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Description

Swedish

Swedish is spoken by about 8.000.000 people. The vast majority of the speakers live in Sweden. However, a significant minority of 300.000 Swedish speakers lives in Finland.

Swedish belongs together with Danish to the eastern subgroup of the North Germanic languages. The Germanic languages form a top-level constituent of the Indo-European language family.

There is some dialect diversity in Swedish. Major regional varieties are Northern Swedish, Eastern Swedish (Finland, Estonia), the dialect of Svealand, the dialect of Gotland, Southern Swedish (Skåne, Halland, Blekinge), and Dalecarlian. The dialect of Skåne and Dalecarlian are considered as separate languages by some. However, both have been heavily influenced by Swedish.

The variety of the Stockholm area is used as supra-regional norm. There are also regional norms, for instance in the South (Skåne, Halland, Blekinge) and in Finland.

Swedish is the national language of Sweden.

The vowels of Swedish differ in vowel height or openness (close, close-mid, open-mid, open), frontness (front vs. back) and quantity (short vs. long). Native words have no diphtongs.

Swedish consonants differn in manner of articulation (stops, fricatives, nasals, vibrants and laterals) and place of articulation (labials, labio-dentals, dentals, palatals, velars and a laryngeal). There is also a contrast between voiced and voiceless consonants. Voiceless consonants are aspirated.

Syllables with primary or secondary stress have to be long. No syllable can be double long (long vowel and closed coda).

All Swedish varieties except Finnish Swedish have a tonal word accent. In underived native words the first syllable is stressed. Derivational suffixes of derived words are often stressed. Foreign words have the stres on the penultimate or ultimate syylable.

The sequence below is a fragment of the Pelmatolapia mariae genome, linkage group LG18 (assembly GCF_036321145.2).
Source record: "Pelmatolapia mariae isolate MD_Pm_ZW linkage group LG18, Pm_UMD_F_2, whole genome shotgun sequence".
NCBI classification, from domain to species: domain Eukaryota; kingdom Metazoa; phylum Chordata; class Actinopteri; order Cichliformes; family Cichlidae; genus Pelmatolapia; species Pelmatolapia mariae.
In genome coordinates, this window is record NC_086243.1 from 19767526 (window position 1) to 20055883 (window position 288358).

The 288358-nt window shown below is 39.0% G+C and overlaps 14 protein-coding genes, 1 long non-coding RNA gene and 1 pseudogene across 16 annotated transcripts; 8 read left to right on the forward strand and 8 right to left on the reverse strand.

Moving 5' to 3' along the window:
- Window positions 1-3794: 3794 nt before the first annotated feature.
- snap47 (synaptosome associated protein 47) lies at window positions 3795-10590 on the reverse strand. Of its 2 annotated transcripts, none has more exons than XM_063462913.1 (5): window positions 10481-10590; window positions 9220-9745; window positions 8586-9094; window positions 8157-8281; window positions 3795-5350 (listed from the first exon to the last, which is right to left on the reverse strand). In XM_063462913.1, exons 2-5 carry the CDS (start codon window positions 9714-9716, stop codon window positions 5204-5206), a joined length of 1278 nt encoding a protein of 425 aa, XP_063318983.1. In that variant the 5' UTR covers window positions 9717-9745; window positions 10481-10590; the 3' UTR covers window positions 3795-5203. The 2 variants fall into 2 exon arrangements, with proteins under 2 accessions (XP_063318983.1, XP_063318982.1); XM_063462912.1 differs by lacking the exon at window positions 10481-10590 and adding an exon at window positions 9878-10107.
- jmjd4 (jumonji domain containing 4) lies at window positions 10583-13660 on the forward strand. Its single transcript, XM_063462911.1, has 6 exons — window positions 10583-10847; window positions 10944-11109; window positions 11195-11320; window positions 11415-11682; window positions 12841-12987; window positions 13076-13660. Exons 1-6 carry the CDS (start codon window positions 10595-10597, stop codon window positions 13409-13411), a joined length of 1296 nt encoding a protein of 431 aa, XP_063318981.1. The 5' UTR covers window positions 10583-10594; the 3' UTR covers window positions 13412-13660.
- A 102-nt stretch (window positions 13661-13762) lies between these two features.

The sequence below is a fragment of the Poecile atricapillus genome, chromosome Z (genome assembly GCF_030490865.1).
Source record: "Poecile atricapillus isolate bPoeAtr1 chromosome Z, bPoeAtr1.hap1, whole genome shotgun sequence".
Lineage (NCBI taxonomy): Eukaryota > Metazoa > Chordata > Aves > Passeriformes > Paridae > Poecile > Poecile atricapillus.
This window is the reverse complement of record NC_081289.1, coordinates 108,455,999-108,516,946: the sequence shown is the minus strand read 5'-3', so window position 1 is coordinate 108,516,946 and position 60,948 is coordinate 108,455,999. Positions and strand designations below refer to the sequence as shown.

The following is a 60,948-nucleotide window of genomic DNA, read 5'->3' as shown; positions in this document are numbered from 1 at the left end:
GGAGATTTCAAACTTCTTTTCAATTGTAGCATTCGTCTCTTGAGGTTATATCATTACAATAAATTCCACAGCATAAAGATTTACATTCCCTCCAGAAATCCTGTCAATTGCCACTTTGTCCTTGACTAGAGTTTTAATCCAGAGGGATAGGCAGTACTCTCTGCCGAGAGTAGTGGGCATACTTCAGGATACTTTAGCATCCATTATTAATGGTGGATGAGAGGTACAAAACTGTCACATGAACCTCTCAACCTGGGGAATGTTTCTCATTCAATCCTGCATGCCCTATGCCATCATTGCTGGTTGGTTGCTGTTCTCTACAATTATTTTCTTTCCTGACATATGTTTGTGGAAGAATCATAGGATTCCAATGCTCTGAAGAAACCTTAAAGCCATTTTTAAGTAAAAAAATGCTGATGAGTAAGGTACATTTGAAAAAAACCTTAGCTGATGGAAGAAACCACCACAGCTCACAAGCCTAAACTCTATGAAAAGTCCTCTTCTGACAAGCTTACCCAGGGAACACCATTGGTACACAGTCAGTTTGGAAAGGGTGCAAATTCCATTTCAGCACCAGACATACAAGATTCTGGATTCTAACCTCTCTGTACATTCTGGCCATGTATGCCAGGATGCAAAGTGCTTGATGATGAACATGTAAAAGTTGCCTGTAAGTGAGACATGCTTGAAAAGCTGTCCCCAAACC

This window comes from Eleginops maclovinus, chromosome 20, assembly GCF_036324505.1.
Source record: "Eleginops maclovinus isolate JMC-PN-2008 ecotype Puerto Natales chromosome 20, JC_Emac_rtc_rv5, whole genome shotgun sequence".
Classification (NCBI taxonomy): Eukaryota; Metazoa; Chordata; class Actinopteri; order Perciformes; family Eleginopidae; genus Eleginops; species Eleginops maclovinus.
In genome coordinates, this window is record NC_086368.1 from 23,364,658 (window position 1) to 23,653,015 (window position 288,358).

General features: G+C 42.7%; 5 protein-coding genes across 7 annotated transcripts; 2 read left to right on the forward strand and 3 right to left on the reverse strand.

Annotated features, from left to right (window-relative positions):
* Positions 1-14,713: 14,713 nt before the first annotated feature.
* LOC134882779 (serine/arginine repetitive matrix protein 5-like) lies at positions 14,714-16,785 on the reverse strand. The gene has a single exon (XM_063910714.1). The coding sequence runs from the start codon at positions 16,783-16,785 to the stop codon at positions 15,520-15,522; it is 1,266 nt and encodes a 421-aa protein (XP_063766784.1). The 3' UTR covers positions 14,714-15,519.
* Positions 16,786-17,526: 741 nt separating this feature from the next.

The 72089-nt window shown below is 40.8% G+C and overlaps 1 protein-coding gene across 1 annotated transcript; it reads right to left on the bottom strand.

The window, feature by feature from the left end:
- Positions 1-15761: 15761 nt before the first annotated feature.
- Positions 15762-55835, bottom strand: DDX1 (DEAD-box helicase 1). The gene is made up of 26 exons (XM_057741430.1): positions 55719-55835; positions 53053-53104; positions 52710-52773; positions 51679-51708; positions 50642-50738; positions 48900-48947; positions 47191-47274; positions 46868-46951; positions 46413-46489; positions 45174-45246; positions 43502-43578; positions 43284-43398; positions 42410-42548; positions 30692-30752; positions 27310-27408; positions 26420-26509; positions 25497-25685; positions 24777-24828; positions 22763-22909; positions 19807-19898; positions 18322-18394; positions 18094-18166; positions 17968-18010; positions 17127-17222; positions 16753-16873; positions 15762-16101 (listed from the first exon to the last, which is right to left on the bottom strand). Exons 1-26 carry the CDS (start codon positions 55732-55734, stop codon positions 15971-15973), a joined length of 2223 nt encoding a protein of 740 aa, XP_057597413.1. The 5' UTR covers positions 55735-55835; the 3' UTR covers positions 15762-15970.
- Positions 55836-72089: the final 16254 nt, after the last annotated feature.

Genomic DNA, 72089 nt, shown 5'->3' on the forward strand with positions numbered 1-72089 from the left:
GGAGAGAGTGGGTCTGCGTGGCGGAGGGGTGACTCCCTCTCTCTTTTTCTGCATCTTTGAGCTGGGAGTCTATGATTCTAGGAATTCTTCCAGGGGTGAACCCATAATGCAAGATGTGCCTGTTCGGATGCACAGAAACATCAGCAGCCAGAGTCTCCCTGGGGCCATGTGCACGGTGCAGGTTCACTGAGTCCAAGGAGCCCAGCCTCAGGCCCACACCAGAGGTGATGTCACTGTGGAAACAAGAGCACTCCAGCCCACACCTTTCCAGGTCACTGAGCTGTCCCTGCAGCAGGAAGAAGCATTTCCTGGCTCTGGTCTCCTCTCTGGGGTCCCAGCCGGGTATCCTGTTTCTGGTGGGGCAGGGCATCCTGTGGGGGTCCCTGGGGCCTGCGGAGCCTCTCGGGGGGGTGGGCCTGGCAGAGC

New words are formed by derivation and compounding. Swedish mostly has derivational suffixes, but also some prefixes. Compounds can be classified into two types: a) copulative compounds consists of two or more coordinate components; b) endocentric compounds consists of two component of which one modifies the other.

Swedish nouns are inflected for number (singular and plural), definiteness, case (basic form and genitive) and gender (common and neuter). Nouns are sub-classified into seven declension classes according to their plural endings.

Adjectives and past participles agree with the head noun phrase in number, definiteness and gender, but not for case. Adjectives are sub-classified into three comparation classes according to their comparative and superlative endings.

Personal pronouns have an accusative case for the direct object.

The verb is inflected for tense (present, past), mood (indicative, subjunctive, imperative)and voice (active, passive). Verbs are classified into several declension classes.

The verb has four infinite forms: infinitive, supine, past participle and present participle.

The definite article and the indefinite article precede the head noun phrase. Genitives and adjectives precede the head noun. Prepositional and adverbial attributive complements, and sentential complements follow the head noun.

The subject has always an overt expression except in imperative and elliptical clauses.

Swedish is a verb-second language: no more than one constituent may precede the verb in main clauses. Word order is freer in main clauses than in subordinate clauses.

Swedish vocabulary has adopted Greek and Latin loan words as a result of the christianization. During the Middle ages the Swedish lexicon received many Middle Low German words. Afterwards mostly High German and French loan words have been accepted, whereas in the 20th century loans from English prevailed. Native and foreign words are phonotactically distinct in Swedish. The major part of the lexical inventory of Modern Swedish consists of loan words.

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